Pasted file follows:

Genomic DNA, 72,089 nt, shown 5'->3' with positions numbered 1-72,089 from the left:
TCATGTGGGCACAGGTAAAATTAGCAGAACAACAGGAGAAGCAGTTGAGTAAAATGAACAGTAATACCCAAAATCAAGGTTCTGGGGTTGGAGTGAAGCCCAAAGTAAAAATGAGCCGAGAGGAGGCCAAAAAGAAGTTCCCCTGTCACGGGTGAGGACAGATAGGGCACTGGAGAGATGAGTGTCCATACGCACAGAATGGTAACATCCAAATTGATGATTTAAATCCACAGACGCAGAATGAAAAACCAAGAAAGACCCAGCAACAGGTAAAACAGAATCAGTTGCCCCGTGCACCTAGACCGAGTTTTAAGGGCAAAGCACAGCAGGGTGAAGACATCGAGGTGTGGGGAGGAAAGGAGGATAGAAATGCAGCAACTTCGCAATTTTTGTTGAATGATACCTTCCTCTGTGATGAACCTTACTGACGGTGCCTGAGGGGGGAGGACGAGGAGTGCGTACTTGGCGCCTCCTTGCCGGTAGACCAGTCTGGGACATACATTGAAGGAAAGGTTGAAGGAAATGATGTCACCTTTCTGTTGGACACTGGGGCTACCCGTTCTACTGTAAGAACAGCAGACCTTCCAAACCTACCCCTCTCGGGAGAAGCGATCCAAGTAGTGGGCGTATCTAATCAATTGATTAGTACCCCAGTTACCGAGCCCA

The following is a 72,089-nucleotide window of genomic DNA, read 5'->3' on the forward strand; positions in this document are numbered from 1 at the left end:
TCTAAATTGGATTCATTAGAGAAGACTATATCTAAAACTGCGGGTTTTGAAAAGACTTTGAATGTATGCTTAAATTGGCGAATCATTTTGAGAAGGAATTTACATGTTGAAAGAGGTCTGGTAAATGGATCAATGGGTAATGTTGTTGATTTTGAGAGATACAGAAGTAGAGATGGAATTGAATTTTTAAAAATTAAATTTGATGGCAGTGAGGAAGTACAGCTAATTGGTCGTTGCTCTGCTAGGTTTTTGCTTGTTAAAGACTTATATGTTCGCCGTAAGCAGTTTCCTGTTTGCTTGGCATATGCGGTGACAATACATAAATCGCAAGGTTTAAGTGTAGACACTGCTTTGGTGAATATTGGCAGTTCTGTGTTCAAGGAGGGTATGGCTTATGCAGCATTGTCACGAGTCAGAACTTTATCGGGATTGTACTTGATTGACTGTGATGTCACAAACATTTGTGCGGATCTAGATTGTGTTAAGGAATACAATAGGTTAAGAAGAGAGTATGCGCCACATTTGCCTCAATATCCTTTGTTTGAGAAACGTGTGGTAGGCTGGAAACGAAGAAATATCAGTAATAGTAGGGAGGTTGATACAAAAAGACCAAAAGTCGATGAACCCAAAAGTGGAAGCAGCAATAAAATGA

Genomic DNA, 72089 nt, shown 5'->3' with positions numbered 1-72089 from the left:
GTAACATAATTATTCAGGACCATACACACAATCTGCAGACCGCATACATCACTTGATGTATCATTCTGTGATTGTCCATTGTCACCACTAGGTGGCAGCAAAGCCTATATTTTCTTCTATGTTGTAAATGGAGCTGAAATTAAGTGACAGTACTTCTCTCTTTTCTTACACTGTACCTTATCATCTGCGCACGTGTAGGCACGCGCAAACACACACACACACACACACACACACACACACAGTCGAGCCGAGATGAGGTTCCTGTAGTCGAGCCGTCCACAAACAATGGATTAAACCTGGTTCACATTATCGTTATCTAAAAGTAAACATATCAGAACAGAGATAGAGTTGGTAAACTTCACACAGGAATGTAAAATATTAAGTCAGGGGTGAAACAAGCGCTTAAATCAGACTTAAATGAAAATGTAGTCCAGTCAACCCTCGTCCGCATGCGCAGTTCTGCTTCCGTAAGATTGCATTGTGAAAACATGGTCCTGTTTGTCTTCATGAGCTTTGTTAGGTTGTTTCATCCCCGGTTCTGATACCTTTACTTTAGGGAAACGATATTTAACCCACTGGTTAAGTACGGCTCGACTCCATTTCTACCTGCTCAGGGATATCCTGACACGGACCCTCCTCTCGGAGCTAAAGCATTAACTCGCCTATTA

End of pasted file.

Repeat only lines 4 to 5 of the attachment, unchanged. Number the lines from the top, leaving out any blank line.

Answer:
TCTAAATTGGATTCATTAGAGAAGACTATATCTAAAACTGCGGGTTTTGAAAAGACTTTGAATGTATGCTTAAATTGGCGAATCATTTTGAGAAGGAATTTACATGTTGAAAGAGGTCTGGTAAATGGATCAATGGGTAATGTTGTTGATTTTGAGAGATACAGAAGTAGAGATGGAATTGAATTTTTAAAAATTAAATTTGATGGCAGTGAGGAAGTACAGCTAATTGGTCGTTGCTCTGCTAGGTTTTTGCTTGTTAAAGACTTATATGTTCGCCGTAAGCAGTTTCCTGTTTGCTTGGCATATGCGGTGACAATACATAAATCGCAAGGTTTAAGTGTAGACACTGCTTTGGTGAATATTGGCAGTTCTGTGTTCAAGGAGGGTATGGCTTATGCAGCATTGTCACGAGTCAGAACTTTATCGGGATTGTACTTGATTGACTGTGATGTCACAAACATTTGTGCGGATCTAGATTGTGTTAAGGAATACAATAGGTTAAGAAGAGAGTATGCGCCACATTTGCCTCAATATCCTTTGTTTGAGAAACGTGTGGTAGGCTGGAAACGAAGAAATATCAGTAATAGTAGGGAGGTTGATACAAAAAGACCAAAAGTCGATGAACCCAAAAGTGGAAGCAGCAATAAAATGA

Genomic DNA, 72089 nt, shown 5'->3' with positions numbered 1-72089 from the left: